Bernard Hunt, now chairman of the semi-autonomous RIBA group Architects in Housing, urged me to look kindly on his web page. Reading between the lines I think Bernard had been miffed at my suggestion in an earlier column that architects should stick to architecting and hire graphic designers to do their websites. A clammy hand gripped my heart when I read that his website had been designed in-house. And on an incredibly tight budget.
At first sight the home page of www.designforhomes.org is natty.
It has sans serif text on a dark blue background and downloads fast with only one diagram - an axo of the website. The trouble is that despite a lengthy paragraph explaining that if you move your mouse over the axo the names of the rooms would appear and you would be transported there nothing actually happened.
It turned out there was more to this page - more because there was so much unnecessary text that you had to scroll down. When you got to the bottom the alternative routes to other pages involved clicking on a mix of enigmatic symbols and highlighted text. Clicking on the site plan page resulted in another non-working axo only ten times the size. Aaaaargh.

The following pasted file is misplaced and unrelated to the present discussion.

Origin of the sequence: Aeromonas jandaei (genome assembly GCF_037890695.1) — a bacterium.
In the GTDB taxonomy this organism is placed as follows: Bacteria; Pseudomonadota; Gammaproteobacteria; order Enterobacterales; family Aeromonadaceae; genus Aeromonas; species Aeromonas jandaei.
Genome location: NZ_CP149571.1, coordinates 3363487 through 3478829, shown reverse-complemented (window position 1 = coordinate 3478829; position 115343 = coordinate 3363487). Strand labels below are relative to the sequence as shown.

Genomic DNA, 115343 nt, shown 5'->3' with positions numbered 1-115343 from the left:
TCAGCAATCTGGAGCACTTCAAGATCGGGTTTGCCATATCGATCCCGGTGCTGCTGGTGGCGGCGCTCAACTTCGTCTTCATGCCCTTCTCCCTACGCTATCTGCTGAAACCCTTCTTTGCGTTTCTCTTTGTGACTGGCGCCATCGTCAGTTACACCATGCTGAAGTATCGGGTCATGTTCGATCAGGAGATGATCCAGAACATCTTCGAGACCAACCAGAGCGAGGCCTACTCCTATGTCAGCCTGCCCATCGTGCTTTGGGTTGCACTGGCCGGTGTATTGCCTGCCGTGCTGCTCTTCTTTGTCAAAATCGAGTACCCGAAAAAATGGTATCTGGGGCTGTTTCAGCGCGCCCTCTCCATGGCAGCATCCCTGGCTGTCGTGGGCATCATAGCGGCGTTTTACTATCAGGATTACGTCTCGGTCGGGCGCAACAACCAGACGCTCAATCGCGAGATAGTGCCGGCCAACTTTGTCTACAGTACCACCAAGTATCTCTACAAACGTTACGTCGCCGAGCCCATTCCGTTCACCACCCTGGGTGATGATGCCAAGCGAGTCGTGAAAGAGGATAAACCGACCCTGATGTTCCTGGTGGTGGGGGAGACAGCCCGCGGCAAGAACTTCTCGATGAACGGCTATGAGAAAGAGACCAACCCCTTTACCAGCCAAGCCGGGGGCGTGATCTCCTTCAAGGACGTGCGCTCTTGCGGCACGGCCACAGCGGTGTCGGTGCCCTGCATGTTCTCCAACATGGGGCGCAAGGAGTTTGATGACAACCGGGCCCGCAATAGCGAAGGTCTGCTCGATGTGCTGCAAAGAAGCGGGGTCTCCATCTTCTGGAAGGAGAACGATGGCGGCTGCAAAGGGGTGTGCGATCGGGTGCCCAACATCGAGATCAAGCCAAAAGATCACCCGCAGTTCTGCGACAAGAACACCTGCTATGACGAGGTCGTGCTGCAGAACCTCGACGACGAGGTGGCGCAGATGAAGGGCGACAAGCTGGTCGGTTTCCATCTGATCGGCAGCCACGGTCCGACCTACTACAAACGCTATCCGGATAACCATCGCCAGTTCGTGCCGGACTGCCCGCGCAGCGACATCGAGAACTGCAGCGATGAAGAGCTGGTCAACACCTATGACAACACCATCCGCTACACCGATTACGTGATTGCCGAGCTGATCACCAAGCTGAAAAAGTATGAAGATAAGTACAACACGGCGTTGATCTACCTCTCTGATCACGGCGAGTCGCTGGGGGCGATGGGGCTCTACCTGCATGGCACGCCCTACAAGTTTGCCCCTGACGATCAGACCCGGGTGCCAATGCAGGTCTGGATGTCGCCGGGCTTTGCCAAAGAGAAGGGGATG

I tried registering with the site and indicated that I am a RIBAmember.Now I'm a subscribing member so I can use the library but I'm certainly not signing up as an RIBA suffix holder. The site failed to distinguish between the two. It mattered because some of the site is chartered-architect-only.
OK what about 'Events'? The first two were from a week earlier. That was when I logged off, long after most ordinary people would have done.
Sorry Bernard. You can't treat web visitors like building clients. You can't negotiate with them. They are intolerant of glitches. And the back button is a few nanoseconds, a matter of centimetres away up there on the top bar.